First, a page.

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People's Daily Online

U.S., China in regular engagement on anti-corruption cooperation: State Department

People's Daily Online

(Xinhua) 16:09, March 26, 2015

WASHINGTON, March 25 -- The United States and China are having regular engagement on law enforcement cooperation, including on China's ongoing hunt for fugitive corrupt officials in the United States, the State Department said Wednesday.

'I can say broadly ... that the United States and China regularly engage on law enforcement matters of mutual concern such as repatriation and anti-corruption through the U.S.-China Joint Liaison Group on Law Enforcement Cooperation,' State Department spokeswoman Jen Psaki said at a regular news briefing.

She was responding to a media query on a Chinese media report that China has handed the U.S. government a priority list of over 150 high-profile fugitive officials in the United States with hopes to bring them back to China for trial.

Psaki said the Chinese delegation, at the most recent meeting, 'agreed that they would supply us more evidence regarding their priority fugitive cases so that we can increase our focus on the location and prosecution or removal of these fugitives.'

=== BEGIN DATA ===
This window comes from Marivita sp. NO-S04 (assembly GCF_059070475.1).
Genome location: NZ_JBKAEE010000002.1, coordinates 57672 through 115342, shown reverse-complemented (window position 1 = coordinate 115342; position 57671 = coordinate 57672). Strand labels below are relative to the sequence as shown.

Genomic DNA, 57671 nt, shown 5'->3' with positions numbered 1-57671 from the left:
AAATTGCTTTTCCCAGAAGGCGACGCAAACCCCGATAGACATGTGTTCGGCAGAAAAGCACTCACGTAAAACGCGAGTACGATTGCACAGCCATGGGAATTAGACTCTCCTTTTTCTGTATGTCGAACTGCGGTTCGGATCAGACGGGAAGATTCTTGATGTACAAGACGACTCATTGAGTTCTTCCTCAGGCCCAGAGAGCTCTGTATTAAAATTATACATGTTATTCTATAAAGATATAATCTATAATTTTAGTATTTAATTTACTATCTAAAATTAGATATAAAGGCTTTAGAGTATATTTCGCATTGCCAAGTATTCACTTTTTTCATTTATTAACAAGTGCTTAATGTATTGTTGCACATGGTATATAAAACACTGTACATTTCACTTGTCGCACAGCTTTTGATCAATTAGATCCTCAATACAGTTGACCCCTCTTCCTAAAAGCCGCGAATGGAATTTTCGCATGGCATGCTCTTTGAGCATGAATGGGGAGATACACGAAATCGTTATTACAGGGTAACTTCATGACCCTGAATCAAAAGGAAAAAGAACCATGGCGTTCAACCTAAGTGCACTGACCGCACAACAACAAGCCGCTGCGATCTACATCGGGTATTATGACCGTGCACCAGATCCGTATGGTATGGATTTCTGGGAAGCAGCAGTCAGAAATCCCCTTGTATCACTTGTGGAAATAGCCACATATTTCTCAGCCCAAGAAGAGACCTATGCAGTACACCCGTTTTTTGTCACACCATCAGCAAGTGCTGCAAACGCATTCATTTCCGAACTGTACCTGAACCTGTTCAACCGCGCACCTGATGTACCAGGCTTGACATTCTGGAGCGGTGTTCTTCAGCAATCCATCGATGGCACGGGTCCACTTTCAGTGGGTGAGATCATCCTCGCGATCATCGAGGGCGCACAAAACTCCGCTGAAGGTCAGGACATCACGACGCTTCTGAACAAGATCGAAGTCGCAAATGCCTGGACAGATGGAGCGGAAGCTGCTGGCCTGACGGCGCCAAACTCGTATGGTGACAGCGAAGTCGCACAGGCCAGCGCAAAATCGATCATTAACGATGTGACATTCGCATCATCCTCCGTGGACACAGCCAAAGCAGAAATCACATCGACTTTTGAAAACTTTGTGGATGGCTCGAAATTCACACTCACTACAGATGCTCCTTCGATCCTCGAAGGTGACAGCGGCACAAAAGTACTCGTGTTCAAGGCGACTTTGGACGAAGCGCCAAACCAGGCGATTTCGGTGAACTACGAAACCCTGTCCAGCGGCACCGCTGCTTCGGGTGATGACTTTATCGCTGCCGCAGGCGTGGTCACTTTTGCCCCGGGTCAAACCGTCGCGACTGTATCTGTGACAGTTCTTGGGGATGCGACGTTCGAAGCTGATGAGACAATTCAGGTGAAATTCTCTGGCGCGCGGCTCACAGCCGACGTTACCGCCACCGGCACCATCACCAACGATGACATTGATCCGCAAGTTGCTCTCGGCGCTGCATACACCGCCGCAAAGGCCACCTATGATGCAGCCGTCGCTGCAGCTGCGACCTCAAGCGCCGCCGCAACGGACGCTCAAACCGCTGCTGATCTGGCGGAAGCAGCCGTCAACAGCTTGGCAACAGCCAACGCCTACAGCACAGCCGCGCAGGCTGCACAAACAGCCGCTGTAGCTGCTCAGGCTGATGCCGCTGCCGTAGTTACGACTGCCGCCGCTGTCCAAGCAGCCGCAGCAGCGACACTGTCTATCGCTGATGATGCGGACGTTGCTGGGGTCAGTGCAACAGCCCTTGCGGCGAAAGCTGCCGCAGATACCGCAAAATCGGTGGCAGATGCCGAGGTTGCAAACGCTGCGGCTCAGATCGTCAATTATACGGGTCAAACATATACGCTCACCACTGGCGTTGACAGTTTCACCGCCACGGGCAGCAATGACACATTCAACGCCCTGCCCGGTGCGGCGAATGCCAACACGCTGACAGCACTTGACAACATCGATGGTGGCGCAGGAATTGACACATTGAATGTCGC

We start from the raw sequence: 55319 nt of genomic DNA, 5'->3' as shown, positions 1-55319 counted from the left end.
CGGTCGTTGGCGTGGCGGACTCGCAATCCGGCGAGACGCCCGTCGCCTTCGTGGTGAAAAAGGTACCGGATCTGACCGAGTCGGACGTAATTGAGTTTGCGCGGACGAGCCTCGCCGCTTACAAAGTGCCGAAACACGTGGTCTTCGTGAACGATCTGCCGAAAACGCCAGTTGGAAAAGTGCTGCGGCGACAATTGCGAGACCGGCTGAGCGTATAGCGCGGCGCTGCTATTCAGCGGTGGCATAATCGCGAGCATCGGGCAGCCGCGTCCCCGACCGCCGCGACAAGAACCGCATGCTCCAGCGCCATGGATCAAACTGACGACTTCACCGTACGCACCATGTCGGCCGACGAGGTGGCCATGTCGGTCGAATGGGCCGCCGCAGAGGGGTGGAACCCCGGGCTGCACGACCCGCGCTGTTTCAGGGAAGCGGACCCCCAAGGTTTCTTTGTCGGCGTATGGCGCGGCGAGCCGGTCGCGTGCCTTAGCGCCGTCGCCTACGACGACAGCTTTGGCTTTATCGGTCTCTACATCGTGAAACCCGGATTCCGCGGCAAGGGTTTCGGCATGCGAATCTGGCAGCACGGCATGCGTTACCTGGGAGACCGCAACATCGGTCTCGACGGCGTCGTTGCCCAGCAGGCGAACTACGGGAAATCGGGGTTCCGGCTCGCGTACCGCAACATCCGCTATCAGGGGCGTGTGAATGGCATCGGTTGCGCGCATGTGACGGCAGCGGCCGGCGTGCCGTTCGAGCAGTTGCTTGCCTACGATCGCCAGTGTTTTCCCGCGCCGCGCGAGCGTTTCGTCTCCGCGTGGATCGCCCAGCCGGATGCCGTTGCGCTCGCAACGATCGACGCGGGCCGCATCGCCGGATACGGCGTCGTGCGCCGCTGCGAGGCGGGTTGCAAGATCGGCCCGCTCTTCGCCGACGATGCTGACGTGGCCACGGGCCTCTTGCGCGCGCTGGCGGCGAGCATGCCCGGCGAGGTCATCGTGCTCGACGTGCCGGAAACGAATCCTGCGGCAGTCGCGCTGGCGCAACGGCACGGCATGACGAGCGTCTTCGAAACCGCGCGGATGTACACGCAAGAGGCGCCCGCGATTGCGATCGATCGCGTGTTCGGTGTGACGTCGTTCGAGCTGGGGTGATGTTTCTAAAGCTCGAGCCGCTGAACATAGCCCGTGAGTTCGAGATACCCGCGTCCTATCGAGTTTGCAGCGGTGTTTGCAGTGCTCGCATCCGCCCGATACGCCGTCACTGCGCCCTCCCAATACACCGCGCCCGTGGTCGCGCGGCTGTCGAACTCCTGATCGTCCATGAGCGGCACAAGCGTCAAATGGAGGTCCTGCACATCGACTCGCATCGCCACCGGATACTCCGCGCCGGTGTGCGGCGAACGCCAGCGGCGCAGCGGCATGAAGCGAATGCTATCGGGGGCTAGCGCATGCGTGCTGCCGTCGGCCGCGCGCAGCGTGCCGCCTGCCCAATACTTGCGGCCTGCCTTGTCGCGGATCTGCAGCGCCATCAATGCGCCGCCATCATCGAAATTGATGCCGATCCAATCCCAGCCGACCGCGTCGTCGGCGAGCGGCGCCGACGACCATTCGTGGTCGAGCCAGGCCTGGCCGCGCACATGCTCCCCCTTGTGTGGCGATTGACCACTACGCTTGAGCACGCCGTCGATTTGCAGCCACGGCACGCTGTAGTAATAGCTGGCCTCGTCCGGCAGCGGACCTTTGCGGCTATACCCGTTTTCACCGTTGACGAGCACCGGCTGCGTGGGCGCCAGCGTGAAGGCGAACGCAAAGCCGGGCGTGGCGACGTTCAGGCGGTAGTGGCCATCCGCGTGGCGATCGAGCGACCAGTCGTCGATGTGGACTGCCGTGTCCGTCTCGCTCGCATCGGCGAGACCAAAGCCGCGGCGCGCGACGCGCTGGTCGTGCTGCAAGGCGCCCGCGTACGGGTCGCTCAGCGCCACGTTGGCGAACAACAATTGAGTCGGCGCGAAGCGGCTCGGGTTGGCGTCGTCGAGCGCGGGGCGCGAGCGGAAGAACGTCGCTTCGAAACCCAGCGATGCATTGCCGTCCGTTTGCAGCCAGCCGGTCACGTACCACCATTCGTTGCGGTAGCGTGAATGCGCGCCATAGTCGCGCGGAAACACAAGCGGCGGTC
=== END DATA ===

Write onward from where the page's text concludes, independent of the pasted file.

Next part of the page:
The two countries held the latest meeting of the U.S.-China Joint Liaison Group on Law Enforcement Cooperation in Beijing last December, during which China reportedly provided the U.S. side a priority list of about 150 fugitive officials wanted in China for corruption charges.

'And we continue to encourage China to provide strong evidence and intelligence to ensure that our law enforcement agencies can properly investigate and prosecute cases related to the alleged corruption,' Psaki said.

The spokesperson confirmed that China had provided such lists in the past and 'certainly that's something that is ongoing.'

She added that the U.S. Department of Justice is taking the lead in conducting anti-corruption cooperation with China, while the State Department also holds discussion with China on what information is needed and what steps can be taken.

The fact that the two countries have not signed an extradition treaty should not be an obstacle to China-U.S. cooperation on bringing corrupt officials to law, Psaki indicated.

'As a general matter, we can return fugitives to other countries, even when there is no extradition treaty, or when none exists, including through immigration proceedings, but there're a number of steps that need to be taken,' she said.

Still, the lack of an extradition treaty remains a major obstacle to anti-corruption cooperation between China and the United States, making extradition cooperation impossible. China has to use other means to chase fugitives and their illegal assets such as repatriation, prosecution and trial of the suspects in the United States.

On whether the two countries will commence negotiations for an extradition treaty, Psaki said that the United States will first take a number of factors into consideration.

She said an individual extradited from the United States to another country 'would receive a fair trial, and not be subject to torture or other forms of mistreatment in that country.' Moreover, the United States would not consider an extradition treaty unless the other country commits to extradite its own nationals, she added.

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